The Terrifying Act of Being A New CEO

December 17, 2006

The Terrifying Act of Being A New CEO

I just read a truly forthright interview in The Chronicle with new Sun Microsystems CEO Jonathan Schwartz. Since I follow CEOs in their early tenure, the Q&A was disarmingly honest. Here are a few choice excerpts:

“Q: What has been the toughest part of the past few months?
A: Physical endurance probably ranks at the top of the list (laughs). We are a global company that serves some very important customers, all of whom would like to sit down with me and talk about the future of computing. That requires a lot of energy and stamina.

The hardest part is really just recognizing that the disparity between how big we are today and how big we can be, given the size of the market, and just thinking through how we scale the company to go serve the planet.

Q: Scott was CEO for more than 20 years. Was it ever difficult when you started talking to analysts, other CEOs and customers who were used to dealing with Scott?
A: It wasn’t difficult. It was terrifying.

Q: For them or for you?
A: For me. Here is the guy who established a reputation and created the company that we are today, and (to) have him throw the keys to me and say, “I’ll talk to you in six months. Call me if you need me,” was pretty daunting.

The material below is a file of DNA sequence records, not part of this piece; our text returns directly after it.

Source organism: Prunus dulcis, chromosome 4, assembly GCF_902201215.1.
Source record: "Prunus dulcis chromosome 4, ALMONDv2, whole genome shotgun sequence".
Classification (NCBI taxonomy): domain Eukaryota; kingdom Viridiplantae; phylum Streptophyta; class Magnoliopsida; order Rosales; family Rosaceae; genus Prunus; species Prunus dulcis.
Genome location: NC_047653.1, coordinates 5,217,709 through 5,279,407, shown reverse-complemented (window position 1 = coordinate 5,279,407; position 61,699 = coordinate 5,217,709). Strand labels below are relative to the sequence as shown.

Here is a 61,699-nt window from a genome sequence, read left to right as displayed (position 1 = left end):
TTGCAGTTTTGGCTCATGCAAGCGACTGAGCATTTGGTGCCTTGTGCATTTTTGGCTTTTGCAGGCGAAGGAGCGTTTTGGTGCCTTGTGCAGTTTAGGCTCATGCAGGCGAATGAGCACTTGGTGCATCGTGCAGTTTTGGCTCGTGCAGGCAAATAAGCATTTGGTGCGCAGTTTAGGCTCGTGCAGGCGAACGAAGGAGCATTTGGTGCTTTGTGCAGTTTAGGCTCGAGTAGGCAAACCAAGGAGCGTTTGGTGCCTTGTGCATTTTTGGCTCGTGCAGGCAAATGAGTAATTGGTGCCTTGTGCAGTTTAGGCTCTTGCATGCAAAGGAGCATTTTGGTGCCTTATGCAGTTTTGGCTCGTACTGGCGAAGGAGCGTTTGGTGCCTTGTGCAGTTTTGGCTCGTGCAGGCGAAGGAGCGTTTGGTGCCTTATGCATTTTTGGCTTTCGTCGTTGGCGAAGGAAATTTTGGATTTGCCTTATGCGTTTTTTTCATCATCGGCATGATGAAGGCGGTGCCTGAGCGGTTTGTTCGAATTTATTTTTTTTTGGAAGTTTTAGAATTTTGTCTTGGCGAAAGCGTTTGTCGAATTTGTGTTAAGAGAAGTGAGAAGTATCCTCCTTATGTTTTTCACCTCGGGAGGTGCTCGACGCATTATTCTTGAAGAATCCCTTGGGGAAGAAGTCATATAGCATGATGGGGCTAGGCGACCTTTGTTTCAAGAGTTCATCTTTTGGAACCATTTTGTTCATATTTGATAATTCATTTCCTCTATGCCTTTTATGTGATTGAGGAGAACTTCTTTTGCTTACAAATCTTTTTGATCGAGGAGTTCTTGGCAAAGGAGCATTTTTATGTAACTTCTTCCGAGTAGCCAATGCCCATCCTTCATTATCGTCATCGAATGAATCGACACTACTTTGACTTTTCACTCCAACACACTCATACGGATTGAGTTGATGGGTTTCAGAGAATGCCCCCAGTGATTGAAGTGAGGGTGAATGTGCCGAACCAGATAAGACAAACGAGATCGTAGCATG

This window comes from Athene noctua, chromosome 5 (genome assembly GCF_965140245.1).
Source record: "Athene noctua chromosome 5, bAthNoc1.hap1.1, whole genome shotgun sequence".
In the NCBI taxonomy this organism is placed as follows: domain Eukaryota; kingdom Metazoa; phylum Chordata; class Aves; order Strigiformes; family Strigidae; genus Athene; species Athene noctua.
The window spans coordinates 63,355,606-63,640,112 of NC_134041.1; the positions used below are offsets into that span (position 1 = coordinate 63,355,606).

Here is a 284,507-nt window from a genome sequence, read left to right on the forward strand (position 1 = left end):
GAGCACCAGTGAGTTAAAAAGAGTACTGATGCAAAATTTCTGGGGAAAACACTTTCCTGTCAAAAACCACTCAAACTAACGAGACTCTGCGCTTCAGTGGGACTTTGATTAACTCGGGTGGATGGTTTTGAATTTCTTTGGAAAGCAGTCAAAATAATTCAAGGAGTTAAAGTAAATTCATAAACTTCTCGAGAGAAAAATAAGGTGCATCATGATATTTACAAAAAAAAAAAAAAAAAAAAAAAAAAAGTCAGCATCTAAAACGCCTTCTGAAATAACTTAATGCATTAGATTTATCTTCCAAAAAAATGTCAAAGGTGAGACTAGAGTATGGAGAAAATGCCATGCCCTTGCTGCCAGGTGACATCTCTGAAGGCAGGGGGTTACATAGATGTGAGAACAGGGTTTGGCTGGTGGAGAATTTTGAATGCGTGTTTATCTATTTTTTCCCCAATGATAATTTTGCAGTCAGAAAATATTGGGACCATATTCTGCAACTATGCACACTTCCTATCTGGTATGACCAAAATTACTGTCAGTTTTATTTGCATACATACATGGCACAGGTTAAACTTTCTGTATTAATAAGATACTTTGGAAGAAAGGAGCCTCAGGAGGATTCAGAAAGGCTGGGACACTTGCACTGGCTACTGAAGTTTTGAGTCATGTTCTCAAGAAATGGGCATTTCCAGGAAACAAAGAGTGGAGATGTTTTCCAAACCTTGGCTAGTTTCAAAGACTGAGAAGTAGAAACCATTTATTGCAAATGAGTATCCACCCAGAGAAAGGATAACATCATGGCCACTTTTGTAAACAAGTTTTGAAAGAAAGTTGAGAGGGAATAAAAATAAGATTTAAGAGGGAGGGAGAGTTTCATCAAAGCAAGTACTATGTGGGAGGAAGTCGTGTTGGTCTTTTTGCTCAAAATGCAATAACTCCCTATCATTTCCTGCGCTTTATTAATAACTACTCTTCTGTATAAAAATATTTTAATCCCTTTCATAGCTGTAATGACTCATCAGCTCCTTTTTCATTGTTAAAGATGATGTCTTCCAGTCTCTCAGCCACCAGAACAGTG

We have a perch in the industry, we have a presence and a reputation which I don’t want to just uphold, I’d also like to amplify. Any new CEO who says he is not scared on the first day of his job is lying.

Over time, being aware of the opportunity and just understanding the depth of my team and the depth of the talent we have across Sun — that all becomes a lot less worrisome. Now, I’m more worried about the opportunity than I am about the first impression or the first experience. “

Schwartz is not the first CEO to mention that day one as chief executive is terrifying. Many CEOs will comment on its loneliness, how the buck stops at their door and how there is little or no training for the grave responsibility. New CEOs also soon realize that once they have their teams in place, the outlook becomes clearer and less overwhelming.

The book I wrote, CEO Capital, is about what CEOs must concentrate on during those first 100 days and beyond. First impressions matter more than you may think.

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Leslie Gaines-Ross
Leslie Gaines-Ross
lesliegainesross@gmail.com

As Weber Shandwick’s Chief Reputation Strategist, I focus on the ever changing world of reputation. For the past 25 years, I have relentlessly observed, researched and commented on the rise and fall of reputations.

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